But the Guttmacher authors grudgingly admit to the correlation between traumatic history and psychological problems before and after abortion: “Certain factors are more common among women with a history of unwanted pregnancy and abortion than among other women, and health outcomes that might be more common among women with a history of abortion may be the result of these unmeasured factors that preceded the abortion. For example, a history of childhood sexual abuse, emotional problems, intimate partner violence or high levels of stress may be more common among women who have unintended pregnancies (and thus abortions), and may also lead to later psychological problems,” (p. 23, inset).

So, women with a history of trauma, particularly in childhood, may be at a higher risk for psychological problems after abortion, but not necessarily as a direct result of their abortions; instead, the Guttmacher authors tell us that the abortion added fuel, or kindling, to the fire, and these problems are appropriately associated with a series of traumatizing events. It isn’t exactly a causal relationship, but then, “….people are primed to respond to a variety of stressful events based on a myriad of predisposing factors. What may produce surprise and perhaps consternation in one individual may induce shock and dissociation in another. The potential for an event to be traumatizing depends in part on the meaning of the event to the person experiencing it,” (Scaer, p. 132). Prior traumas are part of our medical history, and "studies of PTSD and other psychiatric disorders implicate the patient’s past emotional health in the development of these disorders,” (Scaer, p. 147).

To blame the occurrence of PTSD after abortion on a history of psychological, emotional, and/or social problems does not refute the possibility of its developing after abortion and as a result of abortion(note that the report does not state that it is impossible for abortion to be interpreted as a potentially traumatizing event); indeed, the Guttmacher authors are giving us evidence to support the relationship between PTSD and abortion, even if that relationship cannot be strictly defined as causal, because they are telling us that women with a history of trauma more often seek abortions than those without that history, and they confirm that this history predisposes women to develop psychopathology after (additionally, in telling us that many women who seek abortion have preexisting psychological and/or social problems, they are calling into question whether the act of seeking an abortion is intrinsically a choice made by women in their "right" minds).

But they do so in a way that suggests we should ignore the medical history of women who seek abortions, which suggests that they are unconcerned with the consequences of adding burdens to those who have already been traumatized. They blame the victims for having preexisting conditions which they would like to ignore. But as Dr. Scaer cautions, “It certainly behooves us as the caregivers and healers who attempt to lessen the ravages of unresolved trauma not to contribute to its effects through procedures, institutions, traditions, and behaviors that unknowingly serve to initiate or perpetuate trauma,” (Scaer, p. 156).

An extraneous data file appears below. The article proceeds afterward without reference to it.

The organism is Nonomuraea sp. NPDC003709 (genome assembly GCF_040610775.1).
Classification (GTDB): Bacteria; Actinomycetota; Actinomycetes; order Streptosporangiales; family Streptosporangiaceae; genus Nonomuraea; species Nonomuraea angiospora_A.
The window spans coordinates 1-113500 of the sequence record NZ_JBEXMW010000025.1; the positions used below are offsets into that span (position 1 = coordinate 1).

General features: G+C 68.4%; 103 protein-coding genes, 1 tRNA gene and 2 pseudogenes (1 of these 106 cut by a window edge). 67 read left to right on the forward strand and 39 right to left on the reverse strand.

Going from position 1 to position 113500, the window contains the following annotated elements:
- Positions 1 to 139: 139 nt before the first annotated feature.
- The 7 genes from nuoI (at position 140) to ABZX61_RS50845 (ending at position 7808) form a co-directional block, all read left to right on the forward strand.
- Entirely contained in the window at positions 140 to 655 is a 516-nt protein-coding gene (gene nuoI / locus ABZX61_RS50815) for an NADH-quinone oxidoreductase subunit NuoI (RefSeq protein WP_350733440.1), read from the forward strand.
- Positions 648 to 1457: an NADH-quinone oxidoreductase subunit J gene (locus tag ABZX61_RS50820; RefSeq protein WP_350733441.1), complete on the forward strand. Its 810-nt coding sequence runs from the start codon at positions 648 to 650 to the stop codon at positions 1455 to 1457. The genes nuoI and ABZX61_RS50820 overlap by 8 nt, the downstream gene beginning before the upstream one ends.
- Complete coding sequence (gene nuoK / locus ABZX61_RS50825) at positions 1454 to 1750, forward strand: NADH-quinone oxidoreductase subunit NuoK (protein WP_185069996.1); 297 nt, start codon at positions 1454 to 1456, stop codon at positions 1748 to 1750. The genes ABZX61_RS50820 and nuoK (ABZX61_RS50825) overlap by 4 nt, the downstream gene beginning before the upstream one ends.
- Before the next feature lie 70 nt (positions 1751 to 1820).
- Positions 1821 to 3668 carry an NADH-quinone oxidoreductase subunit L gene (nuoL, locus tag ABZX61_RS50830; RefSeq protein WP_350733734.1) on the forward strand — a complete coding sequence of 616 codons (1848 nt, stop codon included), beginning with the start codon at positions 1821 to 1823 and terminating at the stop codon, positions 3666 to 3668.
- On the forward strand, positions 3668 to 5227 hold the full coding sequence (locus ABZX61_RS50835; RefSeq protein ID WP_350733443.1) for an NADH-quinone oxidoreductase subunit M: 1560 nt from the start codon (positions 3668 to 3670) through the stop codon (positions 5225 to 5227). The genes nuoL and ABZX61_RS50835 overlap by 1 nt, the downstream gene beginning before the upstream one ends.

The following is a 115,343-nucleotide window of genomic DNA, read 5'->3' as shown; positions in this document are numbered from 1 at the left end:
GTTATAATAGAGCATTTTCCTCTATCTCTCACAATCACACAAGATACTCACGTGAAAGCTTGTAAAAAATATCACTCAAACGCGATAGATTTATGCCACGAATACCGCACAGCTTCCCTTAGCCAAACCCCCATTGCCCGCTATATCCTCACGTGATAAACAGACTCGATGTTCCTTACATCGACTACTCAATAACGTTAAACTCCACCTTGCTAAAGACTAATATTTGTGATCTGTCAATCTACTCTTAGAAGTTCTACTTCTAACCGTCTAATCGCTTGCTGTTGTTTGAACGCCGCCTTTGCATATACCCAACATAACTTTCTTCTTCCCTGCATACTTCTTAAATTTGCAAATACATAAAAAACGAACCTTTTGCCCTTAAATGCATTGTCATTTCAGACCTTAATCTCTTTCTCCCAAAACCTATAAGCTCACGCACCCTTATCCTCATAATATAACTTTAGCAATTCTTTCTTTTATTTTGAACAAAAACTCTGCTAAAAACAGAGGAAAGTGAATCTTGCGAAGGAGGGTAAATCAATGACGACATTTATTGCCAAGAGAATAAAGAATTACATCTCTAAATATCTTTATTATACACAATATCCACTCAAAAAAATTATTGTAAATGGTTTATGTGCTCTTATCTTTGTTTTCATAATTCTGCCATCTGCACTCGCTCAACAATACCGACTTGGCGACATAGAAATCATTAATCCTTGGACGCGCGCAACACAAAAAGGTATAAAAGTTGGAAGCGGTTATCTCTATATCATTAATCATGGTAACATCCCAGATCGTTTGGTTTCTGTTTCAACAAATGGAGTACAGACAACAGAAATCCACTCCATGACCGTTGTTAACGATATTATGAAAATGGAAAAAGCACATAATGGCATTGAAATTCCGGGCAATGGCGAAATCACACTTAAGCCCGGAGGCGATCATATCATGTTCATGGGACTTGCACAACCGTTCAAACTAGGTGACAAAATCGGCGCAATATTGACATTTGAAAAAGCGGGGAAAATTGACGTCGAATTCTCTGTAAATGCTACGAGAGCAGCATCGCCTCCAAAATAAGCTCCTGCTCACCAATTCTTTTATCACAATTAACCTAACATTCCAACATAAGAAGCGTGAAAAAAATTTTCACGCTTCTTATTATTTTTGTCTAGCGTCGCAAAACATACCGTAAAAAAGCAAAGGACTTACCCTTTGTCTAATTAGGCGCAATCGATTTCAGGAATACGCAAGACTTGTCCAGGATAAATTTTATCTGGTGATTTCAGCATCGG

At 10:47 AM, Blogger GrannyGrump said...

I suppose the fact that they mentioned it at all, rather than the usual Rah! Rah! attitude, is progress. Of a sort.

At 3:07 PM, Blogger j2 said...

Julie, very good review. I was aware of this information several months ago but hadn't drawn the connections with PTSD the same way that you did. I am so glad that you are writing again as you definitely add to the conversation.

The group "Feminist for Life" seem to be very well placed in legislative circles. Perhaps you could work with them to initiate an interest in funding a more comprehensive study of the after effects without using the Guttmacher Institute's data. The APA is known for its politicized bias, but they are more apt to recognize the validity of a PAS-PTSD connection when approached the way you have been doing it.

At 9:39 AM, Blogger aus blog said...

Put simply:

Post Traumatic Stress Disorder (PTSD).

The essential feature of "Post Traumatic Stress Disorder" is the development of characteristic symptoms following a psychologically distressing event that is outside the range of usual human experience.

Many things can cause PTSD. War can be a trigger, as can abortion, in fact any significant traumatic experience can do it.

In people who have experienced a traumatic event, about 8% of men and 20% of women develop PTSD after a trauma.

Symptoms of PTSD can include the following: nightmares, flashbacks, emotional detachment or numbing of feelings (emotional self-mortification or dissociation), insomnia, avoidance of reminders and extreme distress when exposed to the reminders ("triggers"), irritability, hypervigilance, memory loss, and excessive startle response, clinical depression and anxiety, loss of appetite, powerlessness, hopelessness and profound guilt, just to name a few.

Many of us may be susceptible given a harrowing enough experience.